Wesley GRANBERG-MICHAELSON.  From Times Square to Timbuktu: The Post-Christian West Meets the Non-Western Church, with forward by James H. Billington.  Grand Rapids, Michigan/Cambridge, U.K. : William B. Eerdmans Publishing Company, 2013. Pp. 175 pb. ISBN 978-0-8028-6968-5. Reviewed by Mary-Paula CANCIENNE, Georgian Court University, Lakewood, NJ, 08701


As former head of the Reformed Church in America, a staff leader for the World Council of Churches, and as a founding member of an international, non-hierarchical ecumenical movement, Wesley Granberg-Michaelson is well positioned to examine the contemporary Christian landscape.  With a realistic and insightful interpretation of signs for how Christianity is unfolding around the world and, particularly, in the United States, he describes and further anticipates a more expressive faith than mainline Christians are accustomed to, or maybe comfortable with, emerging from the margins. – The challenge for traditional denominations and communities of faith, as well as those more expressive and less structured communities, will be to “learn how to journey together.”(6) 

Availing himself of data gathered from many sources, including the Atlas of Global Christianity[ Todd M. Johnson and Kenneth R. Ross, eds., Atlas of Global Christianity, 1910-2010 (Edinburgh: Edinburgh University Press, 2009).  Reference used by Granberg-Michaelson],he highlights for us how the “center of gravity” for Christianity in terms of numbers, power, cultural influence, and mindset is shifting from the northern hemisphere to that of the south, as well as to Asia.  However, along with the more expected information, he also supplies us with anomalous data, such as the fact that while South Korea’s Christian population has grown faster than anywhere else in Asia over the last century, now, Christians there are “barely maintaining their present percentage of overall population.”(9)  In addition, the “overall percentage of Christians in the world’s population, which was 34.8 percent in 1910, has actually decreased slightly, to 33.2 percent in 2010.”(12) 

However, in countries where there is growth in the number of Christians, often people are attracted to the more emotional or immediate expressions, which can be challenging to more structured communities of worship.  He notes, “It is estimated that 80 percent of new conversions in Asia are Pentecostal or charismatic.”(17) [See Johnson and Ross, eds., Atlas of Global Christianity, p. 139.  Referenced by Granberg-Michaelson, p. 17.]

Depending on your source, there are an estimated 30,000 - 40,000 flavors of Christianity, not to mention ideological differences within any one church, such as the Roman Catholic Church.  With this in mind, the author asks, how do we work for Christian unity?  How do our growing subdivisions support the Christian call for unity?  Consciously or unconsciously, sometimes these divisions are motivated by “money, power, and pride.”  Even well-intentioned, but uncritical theologies will have consequences, sometimes leading to divisions and discord and, as we all know, even to violence.  Any theology can be defended with “doctrinal rationale.”(15)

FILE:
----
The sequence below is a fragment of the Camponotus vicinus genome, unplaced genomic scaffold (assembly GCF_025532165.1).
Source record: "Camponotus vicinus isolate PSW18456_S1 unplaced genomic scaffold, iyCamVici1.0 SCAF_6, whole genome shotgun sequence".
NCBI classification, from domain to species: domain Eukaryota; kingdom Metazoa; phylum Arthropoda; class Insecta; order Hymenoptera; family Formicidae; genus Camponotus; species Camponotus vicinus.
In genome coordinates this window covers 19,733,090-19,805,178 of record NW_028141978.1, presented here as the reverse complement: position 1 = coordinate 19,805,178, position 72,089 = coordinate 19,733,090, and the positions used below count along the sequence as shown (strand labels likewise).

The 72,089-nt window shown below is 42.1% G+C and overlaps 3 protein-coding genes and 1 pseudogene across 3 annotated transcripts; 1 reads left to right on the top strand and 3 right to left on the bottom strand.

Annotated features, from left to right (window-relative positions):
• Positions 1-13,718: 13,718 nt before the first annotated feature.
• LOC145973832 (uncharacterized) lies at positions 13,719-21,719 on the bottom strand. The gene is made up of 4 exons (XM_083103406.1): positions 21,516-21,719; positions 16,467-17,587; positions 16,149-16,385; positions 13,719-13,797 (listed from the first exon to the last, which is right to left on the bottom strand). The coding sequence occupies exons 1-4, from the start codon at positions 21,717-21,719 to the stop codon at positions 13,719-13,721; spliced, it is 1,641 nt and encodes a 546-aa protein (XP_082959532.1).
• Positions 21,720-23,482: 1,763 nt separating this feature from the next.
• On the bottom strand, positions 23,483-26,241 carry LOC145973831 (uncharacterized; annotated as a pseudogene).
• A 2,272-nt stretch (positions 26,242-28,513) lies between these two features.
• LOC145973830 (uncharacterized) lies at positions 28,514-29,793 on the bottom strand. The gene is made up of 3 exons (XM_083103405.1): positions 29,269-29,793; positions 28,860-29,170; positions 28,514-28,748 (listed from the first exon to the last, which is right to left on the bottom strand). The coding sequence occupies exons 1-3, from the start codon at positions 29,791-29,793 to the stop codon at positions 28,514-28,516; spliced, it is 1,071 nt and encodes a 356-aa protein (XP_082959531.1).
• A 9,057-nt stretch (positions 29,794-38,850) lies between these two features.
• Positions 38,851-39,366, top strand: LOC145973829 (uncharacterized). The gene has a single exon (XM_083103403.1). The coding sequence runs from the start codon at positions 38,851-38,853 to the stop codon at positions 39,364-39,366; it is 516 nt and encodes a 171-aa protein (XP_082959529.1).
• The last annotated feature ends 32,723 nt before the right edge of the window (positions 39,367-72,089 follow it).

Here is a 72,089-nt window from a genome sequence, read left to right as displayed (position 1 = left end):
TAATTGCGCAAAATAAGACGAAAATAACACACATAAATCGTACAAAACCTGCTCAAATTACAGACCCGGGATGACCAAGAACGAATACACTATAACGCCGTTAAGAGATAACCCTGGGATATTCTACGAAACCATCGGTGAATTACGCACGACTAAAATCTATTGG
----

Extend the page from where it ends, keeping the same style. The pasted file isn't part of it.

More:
Granberg-Michaelson methodically drives home his point that Western “defenders” of the faith need to truly realize that the Spirit is moving in ways unexpected and that the journey of Christianity is being walked by many pilgrims unattached to Enlightenment priorities.—He suggest that, together, we not make our differences central.  Instead, with anything other than naiveté, he encourages us to “celebrate our commonalities and explore our differences.”(150)

In a clear, straightforward tone, he states that the meeting of post-Christian West and non-Western Christianity “will be a defining ecumenical encounter of the twenty-first century.”  How Christians respond will “determine the authenticity and power of our global witness.”  More so, he writes:

Either we will discover a striking and powerful mutuality born from the work of the Spirit, uniting distinctive, incarnational expressions of the church as part of one body, or we will persist in an accelerating fragmentation of those hoping to be faithful, self-righteously imprisoning each other in theological, cultural, and spiritual isolation, with a witness so weak that it makes a mockery of the promise of reconciling love.(151)

From Times Square to Timbuktu is a well written and insightful text with good source materials and telling anecdotal stories that bring to life the author’s message.  Very recommended for anyone interested in the present and future evolution of Christianity, including undergraduate students.  The text includes: Forward by James H. Billington; twelve chapters; Epilogue; Bibliography; and Index.